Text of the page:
In a general program which looks toward widespread physical changes in land and water use, attention should be given to the protection and preservation of important historical and archeological remains during the process.
With regard to matters of population, it should be noted that there is a relatively close correlation between the distribution of historic sites and the distribution of population. This fact possesses a double significance. The growth of population, with the resulting urbanization and industrialization, is likely to result in an undiscriminating destruction of everything old, unless legislation is enacted, as in European countries, to prevent it. Secondly, since historic sites are often already close to large bodies of population, they are in a position to furnish a natural and inspiring form of recreation amid education without involving the necessity of leaving the population areas.
There is likewise a close relationship between geography and history, the former having in one sense laid a natural basis for the great main line of American development. The location of our historic cities, the population in our fertile valleys, the sites of the battles on American soil are to be explained largely in terms of geography. The great natural highways and avenues of communication throughout America are likewise often the historic routesthe Cumberland Gap roads, and the Hudson Valley and Ohio Valley routes, for example. In American development, historic and geographic elements have become intermingled.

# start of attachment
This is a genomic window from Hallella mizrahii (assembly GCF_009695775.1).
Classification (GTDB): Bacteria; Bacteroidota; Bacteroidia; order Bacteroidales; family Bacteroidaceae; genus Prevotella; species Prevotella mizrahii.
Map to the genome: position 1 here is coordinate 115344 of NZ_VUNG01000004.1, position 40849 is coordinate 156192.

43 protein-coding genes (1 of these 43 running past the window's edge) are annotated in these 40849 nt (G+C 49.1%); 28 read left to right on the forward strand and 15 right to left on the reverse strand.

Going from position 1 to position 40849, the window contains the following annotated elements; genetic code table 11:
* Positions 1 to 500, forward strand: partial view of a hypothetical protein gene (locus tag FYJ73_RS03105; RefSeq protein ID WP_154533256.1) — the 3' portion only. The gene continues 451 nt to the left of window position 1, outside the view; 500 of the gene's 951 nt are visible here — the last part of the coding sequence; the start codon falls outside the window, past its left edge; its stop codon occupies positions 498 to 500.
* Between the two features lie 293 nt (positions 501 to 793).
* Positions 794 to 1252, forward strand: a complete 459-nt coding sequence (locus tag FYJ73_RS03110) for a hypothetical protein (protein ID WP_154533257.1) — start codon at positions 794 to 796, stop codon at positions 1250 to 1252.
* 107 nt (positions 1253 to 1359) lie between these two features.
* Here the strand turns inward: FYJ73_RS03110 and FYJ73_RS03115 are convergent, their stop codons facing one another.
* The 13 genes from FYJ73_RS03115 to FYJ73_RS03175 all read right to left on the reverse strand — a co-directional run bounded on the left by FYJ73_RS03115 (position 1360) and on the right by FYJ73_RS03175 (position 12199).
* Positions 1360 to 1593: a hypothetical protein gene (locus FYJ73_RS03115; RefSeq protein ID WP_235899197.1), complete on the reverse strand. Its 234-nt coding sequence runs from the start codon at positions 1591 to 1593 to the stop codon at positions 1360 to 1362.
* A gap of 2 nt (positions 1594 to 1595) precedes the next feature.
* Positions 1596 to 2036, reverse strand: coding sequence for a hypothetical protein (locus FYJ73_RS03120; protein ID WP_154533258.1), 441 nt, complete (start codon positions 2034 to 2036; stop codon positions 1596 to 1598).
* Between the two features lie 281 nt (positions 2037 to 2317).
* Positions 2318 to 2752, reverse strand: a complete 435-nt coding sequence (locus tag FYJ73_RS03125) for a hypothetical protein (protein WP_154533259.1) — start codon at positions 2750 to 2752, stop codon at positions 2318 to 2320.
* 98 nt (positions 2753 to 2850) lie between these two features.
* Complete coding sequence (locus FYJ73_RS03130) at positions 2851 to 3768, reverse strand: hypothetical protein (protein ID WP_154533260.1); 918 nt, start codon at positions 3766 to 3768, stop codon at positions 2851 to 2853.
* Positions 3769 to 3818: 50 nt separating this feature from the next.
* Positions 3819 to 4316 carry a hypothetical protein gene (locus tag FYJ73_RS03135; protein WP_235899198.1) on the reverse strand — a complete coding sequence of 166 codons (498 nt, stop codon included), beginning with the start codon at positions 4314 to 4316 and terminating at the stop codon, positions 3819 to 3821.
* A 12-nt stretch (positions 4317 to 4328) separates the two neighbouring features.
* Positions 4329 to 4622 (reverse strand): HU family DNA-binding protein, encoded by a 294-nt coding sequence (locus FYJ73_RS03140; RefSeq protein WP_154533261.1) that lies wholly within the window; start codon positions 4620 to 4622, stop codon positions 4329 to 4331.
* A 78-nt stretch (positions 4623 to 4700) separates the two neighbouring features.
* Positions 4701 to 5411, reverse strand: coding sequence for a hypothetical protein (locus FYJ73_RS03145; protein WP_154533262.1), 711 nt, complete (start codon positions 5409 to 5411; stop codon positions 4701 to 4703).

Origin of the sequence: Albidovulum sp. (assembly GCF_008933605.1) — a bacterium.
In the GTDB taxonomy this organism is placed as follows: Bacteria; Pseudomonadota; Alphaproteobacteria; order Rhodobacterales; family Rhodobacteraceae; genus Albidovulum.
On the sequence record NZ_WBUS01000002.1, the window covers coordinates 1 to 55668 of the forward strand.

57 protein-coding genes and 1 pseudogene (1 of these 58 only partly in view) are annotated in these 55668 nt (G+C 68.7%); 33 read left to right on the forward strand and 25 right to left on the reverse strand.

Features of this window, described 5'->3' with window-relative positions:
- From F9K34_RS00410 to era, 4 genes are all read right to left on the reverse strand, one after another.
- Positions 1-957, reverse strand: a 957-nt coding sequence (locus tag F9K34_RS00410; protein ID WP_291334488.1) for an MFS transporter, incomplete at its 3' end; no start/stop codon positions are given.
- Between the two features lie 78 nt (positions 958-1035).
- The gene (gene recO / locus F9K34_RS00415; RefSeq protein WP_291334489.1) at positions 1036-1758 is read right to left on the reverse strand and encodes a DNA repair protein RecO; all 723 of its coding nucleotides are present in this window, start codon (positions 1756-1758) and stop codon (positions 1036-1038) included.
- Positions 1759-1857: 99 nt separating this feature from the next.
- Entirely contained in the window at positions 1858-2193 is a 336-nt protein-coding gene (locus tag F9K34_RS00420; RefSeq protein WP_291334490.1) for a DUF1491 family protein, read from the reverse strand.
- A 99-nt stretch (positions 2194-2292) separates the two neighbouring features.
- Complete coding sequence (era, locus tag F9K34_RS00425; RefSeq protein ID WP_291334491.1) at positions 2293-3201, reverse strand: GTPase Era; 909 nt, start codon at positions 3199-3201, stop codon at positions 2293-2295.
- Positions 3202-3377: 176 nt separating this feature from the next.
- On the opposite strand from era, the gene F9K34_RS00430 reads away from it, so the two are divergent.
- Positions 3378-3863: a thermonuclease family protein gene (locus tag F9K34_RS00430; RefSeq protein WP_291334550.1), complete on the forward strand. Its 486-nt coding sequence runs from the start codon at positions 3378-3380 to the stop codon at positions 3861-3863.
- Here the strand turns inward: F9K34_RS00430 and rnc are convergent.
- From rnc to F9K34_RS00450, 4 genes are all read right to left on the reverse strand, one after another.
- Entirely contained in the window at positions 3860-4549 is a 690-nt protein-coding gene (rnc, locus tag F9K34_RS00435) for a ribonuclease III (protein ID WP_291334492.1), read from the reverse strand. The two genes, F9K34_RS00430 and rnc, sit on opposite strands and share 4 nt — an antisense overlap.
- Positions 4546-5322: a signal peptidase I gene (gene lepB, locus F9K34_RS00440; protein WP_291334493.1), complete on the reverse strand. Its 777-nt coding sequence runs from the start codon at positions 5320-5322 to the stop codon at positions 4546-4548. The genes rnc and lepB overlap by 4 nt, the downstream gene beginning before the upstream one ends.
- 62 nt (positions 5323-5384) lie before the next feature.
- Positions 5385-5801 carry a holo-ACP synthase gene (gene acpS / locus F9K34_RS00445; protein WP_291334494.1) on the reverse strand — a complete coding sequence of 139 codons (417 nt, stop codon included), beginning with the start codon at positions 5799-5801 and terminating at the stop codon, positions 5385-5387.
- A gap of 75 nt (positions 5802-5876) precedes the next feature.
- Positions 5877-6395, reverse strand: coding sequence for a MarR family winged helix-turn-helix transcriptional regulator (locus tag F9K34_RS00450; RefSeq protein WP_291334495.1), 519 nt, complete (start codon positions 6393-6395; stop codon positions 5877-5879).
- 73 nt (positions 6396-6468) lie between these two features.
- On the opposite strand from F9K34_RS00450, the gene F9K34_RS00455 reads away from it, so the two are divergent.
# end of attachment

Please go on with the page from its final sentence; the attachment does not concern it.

Historic sites fill an essential social need, and it follows from this that a program regarding them is a public responsibility. Our American historic sites are among the most important tangible symbols of our unity as a Nation. From California to Maine and from Texas to Michigan we have a common cultural and social interest in our background, in the events that made our Nation, in the great experiences of the Revolution and the Civil War. Symbolized in such places as Yorktown, Gettysburg, and Abraham Lincoln's birthplace, this common national history forms perhaps our strongest single social bond. Furthermore, historic sites help to nourish our national traditions out of which much of culture comes. The pioneering outlook of the West, the social generosity of the South, the civic strength of New England, are among the most important social resources of America. To allow the historic buildings and sites which embody these traditions to fall away from neglect is to nullify the physical evidences of the best productive labors of our forefathers. Especially to people in great cities, where crowding populations and industrial ugliness are strong, contact with the survivals of an earlier America brings "an invaluable corrective to their mental and imaginative outlook." To insure the accomplishment of this by some agency, public or private, is an essential duty of government.